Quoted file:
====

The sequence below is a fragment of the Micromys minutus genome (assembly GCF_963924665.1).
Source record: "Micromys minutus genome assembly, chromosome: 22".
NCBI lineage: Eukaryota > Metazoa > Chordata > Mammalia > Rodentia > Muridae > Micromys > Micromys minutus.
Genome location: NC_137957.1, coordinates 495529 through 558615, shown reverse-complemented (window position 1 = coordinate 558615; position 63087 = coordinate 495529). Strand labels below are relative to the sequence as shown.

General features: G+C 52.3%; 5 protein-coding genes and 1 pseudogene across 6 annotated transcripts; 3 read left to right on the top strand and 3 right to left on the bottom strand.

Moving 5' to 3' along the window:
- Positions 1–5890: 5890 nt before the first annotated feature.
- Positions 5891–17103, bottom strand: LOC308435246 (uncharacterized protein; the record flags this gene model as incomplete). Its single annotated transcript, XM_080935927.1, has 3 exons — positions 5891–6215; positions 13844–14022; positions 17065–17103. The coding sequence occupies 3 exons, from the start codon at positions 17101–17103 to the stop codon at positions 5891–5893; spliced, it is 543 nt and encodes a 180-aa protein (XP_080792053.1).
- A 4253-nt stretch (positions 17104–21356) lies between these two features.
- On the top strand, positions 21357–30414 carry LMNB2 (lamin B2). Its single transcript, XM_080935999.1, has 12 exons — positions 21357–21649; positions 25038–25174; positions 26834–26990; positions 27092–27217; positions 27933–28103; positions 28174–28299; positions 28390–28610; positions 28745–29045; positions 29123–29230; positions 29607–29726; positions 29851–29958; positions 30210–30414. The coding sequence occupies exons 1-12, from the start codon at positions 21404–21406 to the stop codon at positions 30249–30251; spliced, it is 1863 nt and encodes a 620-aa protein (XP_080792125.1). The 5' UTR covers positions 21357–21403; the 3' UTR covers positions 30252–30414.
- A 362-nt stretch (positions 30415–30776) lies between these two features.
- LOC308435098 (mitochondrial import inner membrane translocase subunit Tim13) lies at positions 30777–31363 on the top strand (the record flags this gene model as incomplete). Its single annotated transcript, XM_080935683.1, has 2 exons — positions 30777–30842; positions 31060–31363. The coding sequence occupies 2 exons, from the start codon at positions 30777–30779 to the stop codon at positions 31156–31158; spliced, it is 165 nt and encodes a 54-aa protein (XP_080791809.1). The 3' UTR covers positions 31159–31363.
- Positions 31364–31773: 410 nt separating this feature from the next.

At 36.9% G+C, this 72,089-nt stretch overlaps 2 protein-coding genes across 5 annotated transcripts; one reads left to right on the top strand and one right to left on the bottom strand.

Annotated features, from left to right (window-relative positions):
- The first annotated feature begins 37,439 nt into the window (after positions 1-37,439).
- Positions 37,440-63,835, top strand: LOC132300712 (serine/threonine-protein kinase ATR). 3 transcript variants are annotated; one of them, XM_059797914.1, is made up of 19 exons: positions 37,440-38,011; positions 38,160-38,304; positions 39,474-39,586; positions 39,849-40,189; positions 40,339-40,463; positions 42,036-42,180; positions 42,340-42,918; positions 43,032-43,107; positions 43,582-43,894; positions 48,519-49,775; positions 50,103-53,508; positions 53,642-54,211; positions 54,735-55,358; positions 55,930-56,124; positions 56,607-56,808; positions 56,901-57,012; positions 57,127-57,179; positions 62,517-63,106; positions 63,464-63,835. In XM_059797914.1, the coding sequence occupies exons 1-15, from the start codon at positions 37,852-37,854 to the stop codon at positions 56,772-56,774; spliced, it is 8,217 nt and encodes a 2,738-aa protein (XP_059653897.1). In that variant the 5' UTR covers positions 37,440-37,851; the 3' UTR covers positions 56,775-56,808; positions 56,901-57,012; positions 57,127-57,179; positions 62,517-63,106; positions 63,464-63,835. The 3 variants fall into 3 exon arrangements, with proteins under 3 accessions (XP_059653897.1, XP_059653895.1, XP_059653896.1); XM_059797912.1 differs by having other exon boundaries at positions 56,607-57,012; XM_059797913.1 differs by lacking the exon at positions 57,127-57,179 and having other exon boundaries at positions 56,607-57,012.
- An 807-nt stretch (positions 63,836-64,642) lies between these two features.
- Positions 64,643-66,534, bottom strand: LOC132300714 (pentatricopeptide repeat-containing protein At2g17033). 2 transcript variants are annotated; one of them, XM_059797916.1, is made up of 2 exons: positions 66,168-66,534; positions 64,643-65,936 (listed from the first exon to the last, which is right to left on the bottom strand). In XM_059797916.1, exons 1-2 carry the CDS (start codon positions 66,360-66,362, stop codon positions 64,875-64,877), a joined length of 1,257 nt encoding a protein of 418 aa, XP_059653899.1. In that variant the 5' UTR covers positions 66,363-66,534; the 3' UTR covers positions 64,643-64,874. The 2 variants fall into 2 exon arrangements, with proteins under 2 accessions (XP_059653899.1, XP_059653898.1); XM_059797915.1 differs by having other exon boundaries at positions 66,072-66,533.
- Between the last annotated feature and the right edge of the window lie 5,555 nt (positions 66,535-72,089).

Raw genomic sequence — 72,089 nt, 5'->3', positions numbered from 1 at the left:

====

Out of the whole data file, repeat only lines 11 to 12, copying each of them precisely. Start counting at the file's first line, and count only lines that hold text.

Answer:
- A 362-nt stretch (positions 30415–30776) lies between these two features.
- LOC308435098 (mitochondrial import inner membrane translocase subunit Tim13) lies at positions 30777–31363 on the top strand (the record flags this gene model as incomplete). Its single annotated transcript, XM_080935683.1, has 2 exons — positions 30777–30842; positions 31060–31363. The coding sequence occupies 2 exons, from the start codon at positions 30777–30779 to the stop codon at positions 31156–31158; spliced, it is 165 nt and encodes a 54-aa protein (XP_080791809.1). The 3' UTR covers positions 31159–31363.